“Grammar, which knows how to control even kings.” -- Moliere
IYO..txt grmr = ndb?
Or, in your opinion, is text grammar no big deal? Or do you think that it’s leading to student’s poor grammar usage in papers, emails, homework assignments and everyday life? Is texting to blame?
There’s no doubt that text messaging is all about convenience. It’s usually quicker to send a message than to call someone, wait for them to pick up, say hello, ask how their day is, and then get to your point. While making a phone call may be uncomfortably awkward while in the classroom, on a bus, or in a crowded room, texting allows people to send almost covert messages to each other without causing any ruckus. Since texting has become a phenomenon, texters have created their own language through which to communicate, of course adding to the quickness and ease of texting.
Is this language invading other aspects of our society?
My teachers seem to think so. At the beginning of each semester, every single one of my teachers needs to explain to me that emails are a type of formal communication. That means complete sentences, punctuation, capitalization—the works—and really, can you blame them? I often find myself neglecting to capitalize the letter “I,” I use the acronym IDK at least 5 times daily, and sometimes writing out full sentences feels like a chore.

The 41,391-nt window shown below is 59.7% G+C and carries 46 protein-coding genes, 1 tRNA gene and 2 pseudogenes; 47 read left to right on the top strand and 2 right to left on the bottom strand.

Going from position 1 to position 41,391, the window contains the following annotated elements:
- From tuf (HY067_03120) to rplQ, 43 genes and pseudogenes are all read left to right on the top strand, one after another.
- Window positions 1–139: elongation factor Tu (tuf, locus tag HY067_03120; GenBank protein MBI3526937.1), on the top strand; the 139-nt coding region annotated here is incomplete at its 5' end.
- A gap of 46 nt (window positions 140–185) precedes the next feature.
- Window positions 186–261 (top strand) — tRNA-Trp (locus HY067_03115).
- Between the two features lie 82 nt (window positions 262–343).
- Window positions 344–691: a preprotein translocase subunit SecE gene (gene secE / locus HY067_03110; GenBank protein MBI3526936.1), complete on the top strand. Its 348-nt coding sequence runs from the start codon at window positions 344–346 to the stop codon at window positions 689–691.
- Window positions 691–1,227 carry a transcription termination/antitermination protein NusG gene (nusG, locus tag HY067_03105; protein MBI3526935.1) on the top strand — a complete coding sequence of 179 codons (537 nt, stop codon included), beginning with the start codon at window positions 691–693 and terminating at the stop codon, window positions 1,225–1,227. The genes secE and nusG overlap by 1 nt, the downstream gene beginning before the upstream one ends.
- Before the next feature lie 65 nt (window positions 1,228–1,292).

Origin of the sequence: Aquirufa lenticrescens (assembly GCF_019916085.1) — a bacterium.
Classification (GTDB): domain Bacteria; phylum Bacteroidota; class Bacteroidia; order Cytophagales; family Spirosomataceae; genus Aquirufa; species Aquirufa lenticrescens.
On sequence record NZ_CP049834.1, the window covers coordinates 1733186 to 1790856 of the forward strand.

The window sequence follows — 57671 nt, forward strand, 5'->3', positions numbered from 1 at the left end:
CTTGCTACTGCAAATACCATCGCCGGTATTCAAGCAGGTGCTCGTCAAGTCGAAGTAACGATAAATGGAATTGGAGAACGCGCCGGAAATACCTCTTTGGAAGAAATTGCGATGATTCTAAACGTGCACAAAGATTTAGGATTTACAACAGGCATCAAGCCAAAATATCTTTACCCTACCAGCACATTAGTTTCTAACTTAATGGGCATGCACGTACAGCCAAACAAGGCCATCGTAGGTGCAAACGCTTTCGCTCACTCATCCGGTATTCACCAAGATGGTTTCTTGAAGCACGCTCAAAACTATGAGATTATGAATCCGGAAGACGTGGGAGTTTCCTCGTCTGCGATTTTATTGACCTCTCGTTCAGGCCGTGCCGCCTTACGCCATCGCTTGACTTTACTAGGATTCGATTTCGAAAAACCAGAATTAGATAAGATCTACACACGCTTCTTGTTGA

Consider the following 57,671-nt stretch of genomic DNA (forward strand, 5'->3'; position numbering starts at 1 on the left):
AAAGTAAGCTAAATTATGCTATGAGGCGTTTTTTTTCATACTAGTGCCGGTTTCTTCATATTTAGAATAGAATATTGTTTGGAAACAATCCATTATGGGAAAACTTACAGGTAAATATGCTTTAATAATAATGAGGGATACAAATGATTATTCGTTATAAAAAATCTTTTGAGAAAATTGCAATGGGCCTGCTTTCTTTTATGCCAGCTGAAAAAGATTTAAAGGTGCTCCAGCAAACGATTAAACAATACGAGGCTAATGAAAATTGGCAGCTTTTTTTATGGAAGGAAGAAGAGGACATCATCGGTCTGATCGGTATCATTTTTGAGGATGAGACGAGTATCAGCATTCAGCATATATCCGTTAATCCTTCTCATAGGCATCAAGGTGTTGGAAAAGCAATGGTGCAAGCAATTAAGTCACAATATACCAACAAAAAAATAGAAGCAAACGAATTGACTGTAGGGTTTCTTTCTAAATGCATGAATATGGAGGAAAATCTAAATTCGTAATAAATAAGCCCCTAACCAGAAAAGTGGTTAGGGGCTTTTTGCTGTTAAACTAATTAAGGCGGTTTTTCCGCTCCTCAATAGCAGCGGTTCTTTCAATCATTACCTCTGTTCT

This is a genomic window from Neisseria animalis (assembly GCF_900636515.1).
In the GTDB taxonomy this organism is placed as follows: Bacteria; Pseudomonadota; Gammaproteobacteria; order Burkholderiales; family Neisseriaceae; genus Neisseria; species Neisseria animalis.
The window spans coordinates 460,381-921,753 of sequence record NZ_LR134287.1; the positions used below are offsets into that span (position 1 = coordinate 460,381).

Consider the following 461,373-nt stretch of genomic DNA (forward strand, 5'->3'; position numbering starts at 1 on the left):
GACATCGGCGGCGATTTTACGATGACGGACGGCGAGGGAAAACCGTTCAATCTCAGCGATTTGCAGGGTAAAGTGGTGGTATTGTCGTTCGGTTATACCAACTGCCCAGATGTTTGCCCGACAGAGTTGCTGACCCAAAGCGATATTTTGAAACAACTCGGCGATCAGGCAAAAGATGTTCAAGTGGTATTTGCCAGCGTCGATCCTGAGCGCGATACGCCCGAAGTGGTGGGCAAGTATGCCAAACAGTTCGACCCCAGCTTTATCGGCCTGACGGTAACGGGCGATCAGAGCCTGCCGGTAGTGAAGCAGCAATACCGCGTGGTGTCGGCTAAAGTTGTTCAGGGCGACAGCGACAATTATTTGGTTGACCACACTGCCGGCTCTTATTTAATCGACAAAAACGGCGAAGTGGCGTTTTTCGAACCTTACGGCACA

Some scholars seem to believe that texting is a good thing. Kids need to read and write possibly hundreds of times daily to communicate. Timothy Shanahan, president of the International reading association, believes that texting puts pressure on students to be capable and efficient readers. “With so much written chatter, being able to read and write have become definite social advantages. There is simply much more pressure to know how to read than in the past…” This article points out that having a different set of words and abbreviations forces students not only to be comfortable with different styles of writing, but to understand in what situations to different aspects of language. (graphic = www.helium.com)
Students now need to know how to write research papers formally, to correspond correctly with friends, colleagues and authorities. Students also need to be able to converse quickly through text messaging, and more importantly, they need to be able to distinguish between all of these circumstances.
This article on associatedcontent.com, called Texting is Not the End of English Grammar , argues that while ostensibly, text messaging seems to disregard all rules and regulations of grammar, intrinsically, all of these rules are still coming in to play. The grammar may be implied, rather than immediately obvious. While punctuation is not always included, it is implied by spaces. (ex. I love u c u l8r – no punctuation, but it is assumed that the two phrases are separate and independent thoughts.)
So what is it? Is it helping or hurting? Is texting making today’s younger generation illiterate, or is it making them adaptable?
Idk. L8r g8r.